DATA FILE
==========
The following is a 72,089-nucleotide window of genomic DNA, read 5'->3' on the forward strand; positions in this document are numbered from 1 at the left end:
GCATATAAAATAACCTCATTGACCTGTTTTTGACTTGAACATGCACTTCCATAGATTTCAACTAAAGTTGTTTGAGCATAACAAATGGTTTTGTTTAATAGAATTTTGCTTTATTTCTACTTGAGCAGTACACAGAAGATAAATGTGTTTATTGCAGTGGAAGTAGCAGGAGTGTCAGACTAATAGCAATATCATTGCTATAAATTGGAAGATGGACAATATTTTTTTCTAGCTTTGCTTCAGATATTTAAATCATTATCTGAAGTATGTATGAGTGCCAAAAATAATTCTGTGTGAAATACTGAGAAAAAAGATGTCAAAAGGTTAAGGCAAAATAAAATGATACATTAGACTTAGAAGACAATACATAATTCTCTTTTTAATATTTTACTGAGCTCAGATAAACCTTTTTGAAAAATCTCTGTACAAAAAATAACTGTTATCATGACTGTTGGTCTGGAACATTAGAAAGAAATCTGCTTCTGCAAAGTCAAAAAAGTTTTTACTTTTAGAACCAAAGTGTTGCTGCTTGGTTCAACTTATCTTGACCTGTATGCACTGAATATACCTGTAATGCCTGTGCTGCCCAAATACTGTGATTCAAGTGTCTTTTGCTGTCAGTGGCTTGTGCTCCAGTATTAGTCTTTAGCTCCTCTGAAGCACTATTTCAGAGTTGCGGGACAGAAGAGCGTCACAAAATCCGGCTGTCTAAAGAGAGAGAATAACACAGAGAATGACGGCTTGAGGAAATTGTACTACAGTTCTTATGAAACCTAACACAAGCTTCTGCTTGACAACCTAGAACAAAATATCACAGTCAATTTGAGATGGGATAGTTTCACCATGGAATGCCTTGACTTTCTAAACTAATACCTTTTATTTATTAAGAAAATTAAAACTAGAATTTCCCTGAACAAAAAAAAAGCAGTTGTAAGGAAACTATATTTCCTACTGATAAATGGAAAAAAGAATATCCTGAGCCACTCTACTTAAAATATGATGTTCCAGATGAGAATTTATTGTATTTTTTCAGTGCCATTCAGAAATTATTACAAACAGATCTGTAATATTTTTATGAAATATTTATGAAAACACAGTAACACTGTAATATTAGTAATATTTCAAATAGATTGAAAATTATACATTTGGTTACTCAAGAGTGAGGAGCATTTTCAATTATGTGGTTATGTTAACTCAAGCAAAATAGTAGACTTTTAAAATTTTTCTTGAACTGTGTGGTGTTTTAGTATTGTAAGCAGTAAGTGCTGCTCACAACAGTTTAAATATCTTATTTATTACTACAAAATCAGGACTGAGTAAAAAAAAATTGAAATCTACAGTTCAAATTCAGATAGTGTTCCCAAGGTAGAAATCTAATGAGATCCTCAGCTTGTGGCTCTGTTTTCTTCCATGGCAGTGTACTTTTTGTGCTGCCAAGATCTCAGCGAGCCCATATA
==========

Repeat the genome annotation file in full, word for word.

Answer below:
The following is a 72,089-nucleotide window of genomic DNA, read 5'->3' on the forward strand; positions in this document are numbered from 1 at the left end:
GCATATAAAATAACCTCATTGACCTGTTTTTGACTTGAACATGCACTTCCATAGATTTCAACTAAAGTTGTTTGAGCATAACAAATGGTTTTGTTTAATAGAATTTTGCTTTATTTCTACTTGAGCAGTACACAGAAGATAAATGTGTTTATTGCAGTGGAAGTAGCAGGAGTGTCAGACTAATAGCAATATCATTGCTATAAATTGGAAGATGGACAATATTTTTTTCTAGCTTTGCTTCAGATATTTAAATCATTATCTGAAGTATGTATGAGTGCCAAAAATAATTCTGTGTGAAATACTGAGAAAAAAGATGTCAAAAGGTTAAGGCAAAATAAAATGATACATTAGACTTAGAAGACAATACATAATTCTCTTTTTAATATTTTACTGAGCTCAGATAAACCTTTTTGAAAAATCTCTGTACAAAAAATAACTGTTATCATGACTGTTGGTCTGGAACATTAGAAAGAAATCTGCTTCTGCAAAGTCAAAAAAGTTTTTACTTTTAGAACCAAAGTGTTGCTGCTTGGTTCAACTTATCTTGACCTGTATGCACTGAATATACCTGTAATGCCTGTGCTGCCCAAATACTGTGATTCAAGTGTCTTTTGCTGTCAGTGGCTTGTGCTCCAGTATTAGTCTTTAGCTCCTCTGAAGCACTATTTCAGAGTTGCGGGACAGAAGAGCGTCACAAAATCCGGCTGTCTAAAGAGAGAGAATAACACAGAGAATGACGGCTTGAGGAAATTGTACTACAGTTCTTATGAAACCTAACACAAGCTTCTGCTTGACAACCTAGAACAAAATATCACAGTCAATTTGAGATGGGATAGTTTCACCATGGAATGCCTTGACTTTCTAAACTAATACCTTTTATTTATTAAGAAAATTAAAACTAGAATTTCCCTGAACAAAAAAAAAGCAGTTGTAAGGAAACTATATTTCCTACTGATAAATGGAAAAAAGAATATCCTGAGCCACTCTACTTAAAATATGATGTTCCAGATGAGAATTTATTGTATTTTTTCAGTGCCATTCAGAAATTATTACAAACAGATCTGTAATATTTTTATGAAATATTTATGAAAACACAGTAACACTGTAATATTAGTAATATTTCAAATAGATTGAAAATTATACATTTGGTTACTCAAGAGTGAGGAGCATTTTCAATTATGTGGTTATGTTAACTCAAGCAAAATAGTAGACTTTTAAAATTTTTCTTGAACTGTGTGGTGTTTTAGTATTGTAAGCAGTAAGTGCTGCTCACAACAGTTTAAATATCTTATTTATTACTACAAAATCAGGACTGAGTAAAAAAAAATTGAAATCTACAGTTCAAATTCAGATAGTGTTCCCAAGGTAGAAATCTAATGAGATCCTCAGCTTGTGGCTCTGTTTTCTTCCATGGCAGTGTACTTTTTGTGCTGCCAAGATCTCAGCGAGCCCATATA